Realizing you’re queer can be extremely hard. Knowing you’re different from others and not having anyone to turn to can be even more difficult. “The closet” is a societal concept made for those that identify outside of the cis-heteronormative bubble. As someone who knew they were gay since they were eight years old, I know firsthand how harmful the closet can be. For some, the closet can be a concrete box with no light in sight. For me, the closet was made out of glass.
After interviewing my girlfriend and two of my closest queer friends who came out later than me, I got an insight into the fears queer people face before coming out. I also got advice from my friends who wish they knew something about them was different.
One recognizable theme in our discussion was how alone everyone felt. “I wish I knew how many other people were gay,” said my girlfriend. Coming out after your teens can be an intimidating thing, especially when labels are the focus of everyone’s own coming-out story. “It’s okay to change your label or not even have one,” said one of my friends. Labels can sometimes do more harm than good. Another friend said, “Not everyone feels a little glimmer of hope when they see two lesbians walk down the street.” Although everyone had a fear of being alone, there was a group consensus that accepting who you are allows you to find a whole new community. Your chosen family, an important theme in queer culture, helps you accept yourself and move forward in your identity.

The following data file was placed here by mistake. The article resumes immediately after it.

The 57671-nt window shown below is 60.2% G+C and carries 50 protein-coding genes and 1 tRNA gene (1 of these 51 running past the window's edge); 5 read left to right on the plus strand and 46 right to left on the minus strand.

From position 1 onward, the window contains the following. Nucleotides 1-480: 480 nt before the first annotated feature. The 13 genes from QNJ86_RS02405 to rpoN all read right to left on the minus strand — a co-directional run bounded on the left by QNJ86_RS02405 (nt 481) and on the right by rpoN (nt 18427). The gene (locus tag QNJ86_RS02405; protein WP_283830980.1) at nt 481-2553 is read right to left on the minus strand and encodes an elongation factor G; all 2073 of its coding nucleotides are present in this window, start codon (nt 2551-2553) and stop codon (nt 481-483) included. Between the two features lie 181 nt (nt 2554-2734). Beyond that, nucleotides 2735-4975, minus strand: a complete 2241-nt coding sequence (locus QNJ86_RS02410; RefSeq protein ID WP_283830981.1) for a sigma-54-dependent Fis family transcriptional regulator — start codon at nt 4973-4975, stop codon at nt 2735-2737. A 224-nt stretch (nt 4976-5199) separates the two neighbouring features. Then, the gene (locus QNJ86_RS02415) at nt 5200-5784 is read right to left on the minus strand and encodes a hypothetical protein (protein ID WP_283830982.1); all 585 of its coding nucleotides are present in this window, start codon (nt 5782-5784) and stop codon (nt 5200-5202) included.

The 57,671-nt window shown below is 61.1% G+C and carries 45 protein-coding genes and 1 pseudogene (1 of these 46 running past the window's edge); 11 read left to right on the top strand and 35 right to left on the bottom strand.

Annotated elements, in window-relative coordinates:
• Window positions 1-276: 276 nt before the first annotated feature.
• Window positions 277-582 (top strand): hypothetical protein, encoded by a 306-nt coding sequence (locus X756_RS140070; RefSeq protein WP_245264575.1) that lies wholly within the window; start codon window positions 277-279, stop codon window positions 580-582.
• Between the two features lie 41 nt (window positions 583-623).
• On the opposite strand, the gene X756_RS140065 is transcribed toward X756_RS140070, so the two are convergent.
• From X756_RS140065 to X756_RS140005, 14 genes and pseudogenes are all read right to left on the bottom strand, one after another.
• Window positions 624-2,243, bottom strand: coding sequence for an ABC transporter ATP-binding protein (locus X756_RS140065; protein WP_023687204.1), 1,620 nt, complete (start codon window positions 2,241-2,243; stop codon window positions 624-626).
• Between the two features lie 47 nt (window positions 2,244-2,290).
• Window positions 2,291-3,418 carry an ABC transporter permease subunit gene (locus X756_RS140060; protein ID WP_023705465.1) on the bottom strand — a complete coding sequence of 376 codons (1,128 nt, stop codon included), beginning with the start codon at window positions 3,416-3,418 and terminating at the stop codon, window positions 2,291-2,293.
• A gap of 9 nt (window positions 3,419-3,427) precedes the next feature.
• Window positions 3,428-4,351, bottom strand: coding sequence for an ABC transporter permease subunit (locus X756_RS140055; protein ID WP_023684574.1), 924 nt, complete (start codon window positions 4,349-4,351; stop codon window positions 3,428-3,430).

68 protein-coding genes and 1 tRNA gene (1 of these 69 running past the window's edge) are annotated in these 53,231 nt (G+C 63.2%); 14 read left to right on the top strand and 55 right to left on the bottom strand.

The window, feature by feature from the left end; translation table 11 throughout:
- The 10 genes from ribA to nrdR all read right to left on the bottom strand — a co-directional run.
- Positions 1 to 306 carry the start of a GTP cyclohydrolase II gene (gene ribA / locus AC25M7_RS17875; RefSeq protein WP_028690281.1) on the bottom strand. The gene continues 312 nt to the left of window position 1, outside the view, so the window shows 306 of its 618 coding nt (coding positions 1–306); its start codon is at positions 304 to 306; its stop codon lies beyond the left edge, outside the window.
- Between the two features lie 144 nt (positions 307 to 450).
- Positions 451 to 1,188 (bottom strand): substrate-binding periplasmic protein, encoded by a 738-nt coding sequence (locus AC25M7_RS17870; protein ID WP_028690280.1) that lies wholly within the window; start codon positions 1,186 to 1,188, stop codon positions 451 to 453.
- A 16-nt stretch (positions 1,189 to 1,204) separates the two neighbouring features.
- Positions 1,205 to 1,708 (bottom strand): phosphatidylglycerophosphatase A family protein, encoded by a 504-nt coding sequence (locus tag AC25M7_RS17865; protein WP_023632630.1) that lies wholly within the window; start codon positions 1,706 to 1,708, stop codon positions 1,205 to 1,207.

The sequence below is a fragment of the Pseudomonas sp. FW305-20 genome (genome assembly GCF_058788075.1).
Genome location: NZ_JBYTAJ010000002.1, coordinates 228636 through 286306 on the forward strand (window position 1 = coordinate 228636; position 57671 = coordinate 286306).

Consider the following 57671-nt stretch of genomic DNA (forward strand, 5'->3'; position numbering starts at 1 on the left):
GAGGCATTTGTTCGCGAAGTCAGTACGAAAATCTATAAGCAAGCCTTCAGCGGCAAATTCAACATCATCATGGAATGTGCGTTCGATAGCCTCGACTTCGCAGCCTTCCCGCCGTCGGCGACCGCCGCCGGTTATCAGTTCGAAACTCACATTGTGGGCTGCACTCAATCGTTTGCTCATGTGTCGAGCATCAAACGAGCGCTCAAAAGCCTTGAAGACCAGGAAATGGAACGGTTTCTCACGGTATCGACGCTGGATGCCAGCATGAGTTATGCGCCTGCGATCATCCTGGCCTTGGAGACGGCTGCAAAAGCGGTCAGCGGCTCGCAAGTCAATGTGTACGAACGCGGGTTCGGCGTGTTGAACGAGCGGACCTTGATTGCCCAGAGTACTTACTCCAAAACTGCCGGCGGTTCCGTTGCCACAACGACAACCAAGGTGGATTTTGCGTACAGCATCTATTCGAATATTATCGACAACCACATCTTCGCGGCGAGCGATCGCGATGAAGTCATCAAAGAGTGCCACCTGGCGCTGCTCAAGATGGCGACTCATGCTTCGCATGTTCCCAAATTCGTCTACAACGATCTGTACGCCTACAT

Another theme was seeing gay people in the media and amongst your friends. I was told that straight people don’t rewind Orange is the New Black to particular scenes… over and over again. Natasha Lyonne, “Nicky Nichols,” on the show, was a popular character brought up during our discussion. I was interested in how my friends knew they were gay. One of them told me that straight people don’t google “am I gay?” quizzes. I admit that at the height of my coming out, I would Google if I was gay almost every night (they were all right, by the way). It’s also important to acknowledge that straight people don’t kiss their friends on the lips and like it. The signs might not be as obvious to you, but if you’re questioning your sexuality, it’s probably for a reason.
We ended our discussion with one final point: you’re okay. Coming out isn’t a be-all-end-all. If it’s safe to do so, coming out can be freeing, exhilarating and life-changing. You can find those special people that change your life and help you become more confident and secure in yourself. It’s important to remember that you aren’t alone in this battle. One in five people are queer. I am, and if you’re reading this, you probably are too.